The Stone Age Didn’t End due to a Shortage of Stones

Nov 25, 2015 | Uncategorized | 0 comments

The Stone Age didn’t end due to a shortage of stones. We moved on. The age of fossil fuels will not end through running out of oil, coal or gas. We will move on. History is littered with failed experiments which flourished for a while but failed to adapt. Adaptation is key to life but the factor working against adaptation is incumbency. The more secure, committed and invested a species is to its niche, the more established and dominant it is, paradoxically, the more vulnerable it is to change.

The past holds us in thrall. What was yesterday colours our perception of tomorrow. We are fully invested in the constructs of the past, unwilling to abandon the castle despite the tide of change eroding its foundations. Like all endangered species extinct or slowly dying we indulge in denial or sandbagging.

Change is a threat but also an opportunity. Sometimes change comes abruptly like the overnight destruction of the hitherto solid winter ice highway on the river Neva in St Petersburg. Sometimes change is imperceptible – the steady increase in CO2 in our atmosphere. Investment in the past saw Kodak miss the digital camera revolution. Digital was a novelty adjunct to their core business of film. Our vision may be blurred by our past but we are not condemned to stay there. We are blessed to be standing on the shoulders of giants. The lessons of the past will give us the wisdom to navigate the future.

The information revolution of the past 15 years has introduced us to the experience of exponentiality for the first time in human history. Constant, rapidly expanding, chaotic change. Human evolution over ten thousand generations was predicated on no or slow, steady change and this slow evolution has coloured our thought and decision processes. Exponentiality is a new and alien concept that undermines our evolutionary defences. We resist and deny. But physics cannot be hectored. Alien a concept as it is, if a technology or organism enjoys unhindered exponential growth it reaches the half-way point in its growth when it achieves a 1% penetration. This is a big ask of course as few growth trajectories are frictionless and unconstrained, with competitors vying for common resources hampering stratospheric aspirations.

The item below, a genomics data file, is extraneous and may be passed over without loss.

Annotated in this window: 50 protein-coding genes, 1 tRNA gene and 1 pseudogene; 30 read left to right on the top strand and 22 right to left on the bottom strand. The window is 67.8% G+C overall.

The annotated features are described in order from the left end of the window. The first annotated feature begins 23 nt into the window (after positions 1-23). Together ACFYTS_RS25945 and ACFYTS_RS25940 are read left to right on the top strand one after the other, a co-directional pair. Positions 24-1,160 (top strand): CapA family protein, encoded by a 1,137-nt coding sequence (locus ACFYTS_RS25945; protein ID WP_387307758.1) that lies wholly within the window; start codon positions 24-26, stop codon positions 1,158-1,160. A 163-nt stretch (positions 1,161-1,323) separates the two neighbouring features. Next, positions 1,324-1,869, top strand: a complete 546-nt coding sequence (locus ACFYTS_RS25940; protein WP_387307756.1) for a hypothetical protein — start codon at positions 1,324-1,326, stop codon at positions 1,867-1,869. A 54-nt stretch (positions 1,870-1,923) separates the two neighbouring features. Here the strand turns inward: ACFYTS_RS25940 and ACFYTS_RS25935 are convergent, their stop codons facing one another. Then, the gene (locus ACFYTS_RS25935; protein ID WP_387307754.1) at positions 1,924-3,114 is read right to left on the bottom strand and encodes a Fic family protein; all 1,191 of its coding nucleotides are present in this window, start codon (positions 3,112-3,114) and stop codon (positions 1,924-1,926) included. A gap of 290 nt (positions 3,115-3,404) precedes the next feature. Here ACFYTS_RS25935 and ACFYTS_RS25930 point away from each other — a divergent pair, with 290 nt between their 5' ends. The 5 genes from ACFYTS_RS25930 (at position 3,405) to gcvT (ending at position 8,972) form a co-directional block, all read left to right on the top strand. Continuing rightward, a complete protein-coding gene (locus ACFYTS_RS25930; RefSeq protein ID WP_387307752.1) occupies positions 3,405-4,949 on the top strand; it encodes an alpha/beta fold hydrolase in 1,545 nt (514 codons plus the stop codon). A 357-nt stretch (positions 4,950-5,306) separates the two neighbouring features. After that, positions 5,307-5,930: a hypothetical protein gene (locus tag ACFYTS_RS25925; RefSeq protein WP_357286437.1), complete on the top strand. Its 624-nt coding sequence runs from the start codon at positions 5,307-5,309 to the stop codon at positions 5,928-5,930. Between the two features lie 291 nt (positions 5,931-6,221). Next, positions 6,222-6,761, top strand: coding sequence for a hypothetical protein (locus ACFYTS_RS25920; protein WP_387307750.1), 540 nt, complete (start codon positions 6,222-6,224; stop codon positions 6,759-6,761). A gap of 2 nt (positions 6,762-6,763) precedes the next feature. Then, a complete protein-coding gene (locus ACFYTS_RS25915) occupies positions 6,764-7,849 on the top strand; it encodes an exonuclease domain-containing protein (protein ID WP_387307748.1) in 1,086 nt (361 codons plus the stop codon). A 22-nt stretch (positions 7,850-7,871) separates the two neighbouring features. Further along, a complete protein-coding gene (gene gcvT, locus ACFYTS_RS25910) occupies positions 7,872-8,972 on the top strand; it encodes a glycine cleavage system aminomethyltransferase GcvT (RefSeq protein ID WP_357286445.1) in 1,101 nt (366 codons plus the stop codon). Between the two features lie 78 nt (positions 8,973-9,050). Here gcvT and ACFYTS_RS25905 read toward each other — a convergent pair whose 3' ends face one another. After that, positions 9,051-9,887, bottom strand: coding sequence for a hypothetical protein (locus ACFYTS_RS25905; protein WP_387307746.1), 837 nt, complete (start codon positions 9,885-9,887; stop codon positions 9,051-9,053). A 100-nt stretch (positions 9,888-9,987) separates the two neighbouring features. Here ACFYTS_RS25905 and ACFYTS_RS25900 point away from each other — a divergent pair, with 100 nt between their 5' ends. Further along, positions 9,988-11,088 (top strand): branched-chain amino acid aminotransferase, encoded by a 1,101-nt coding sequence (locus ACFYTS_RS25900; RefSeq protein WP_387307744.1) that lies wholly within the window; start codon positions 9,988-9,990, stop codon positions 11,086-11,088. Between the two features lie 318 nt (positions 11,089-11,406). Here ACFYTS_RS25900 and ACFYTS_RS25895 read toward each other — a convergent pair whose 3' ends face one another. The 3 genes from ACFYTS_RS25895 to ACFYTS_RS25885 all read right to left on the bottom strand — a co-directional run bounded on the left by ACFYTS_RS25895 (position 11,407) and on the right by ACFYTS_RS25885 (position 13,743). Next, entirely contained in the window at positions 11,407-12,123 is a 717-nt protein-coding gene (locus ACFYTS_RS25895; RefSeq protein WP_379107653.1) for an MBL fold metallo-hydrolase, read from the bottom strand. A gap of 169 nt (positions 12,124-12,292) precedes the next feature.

Competition and natural selection have long held such ambition in check but when we introduce breakthrough advances that are overwhelmingly superior with no viable competitor, all defences melt away and one species completely annihilates and replaces the other. Last century, for example, it took 13 years for the car to completely replace the horse. It took 8 years for the word processor to completely replace the typewriter. It took 5 years for digital to completely replace film. No peaceful coexistence. Complete replacement. Some complementary species are tolerated – i.e. mobile and landline telephony – but more common is the complete replacement of one by the other – vhs, walkman, service station attendants all gone.

With an overwhelmingly superior or cheaper technology there are few internal hindrances to its growth. The hindrances that do occur will be external or artificial. Restraints of resources. The threat to vested interests. Resistance to change may influence it. Reasons will be found, logic will be twisted, long bows will be drawn. But if it is greatly superior, market forces (and logic) will prevail. Resources will be allocated, designs will be optimised, objections will be ignored. This is the situation today with renewable energy vs fossil fuels. An exponential trajectory from a minuscule base sees renewables at the tipping point where they are now cheaper than fossil fuels. Moore’s Law and economies of scale have brought solar and wind to a point where, unsubsidised, they are cheaper thanheavily subsidised entrenched fossil fuels, and getting cheaper each passing day. It took 20 years for renewables to achieve a 1% penetration. They are now at 4% and will continue to accelerate for the next 25 years until they dominate market share. There will be a small amount of subsidised legacy fossil fuel energy that will dwindle to nothing by 2050.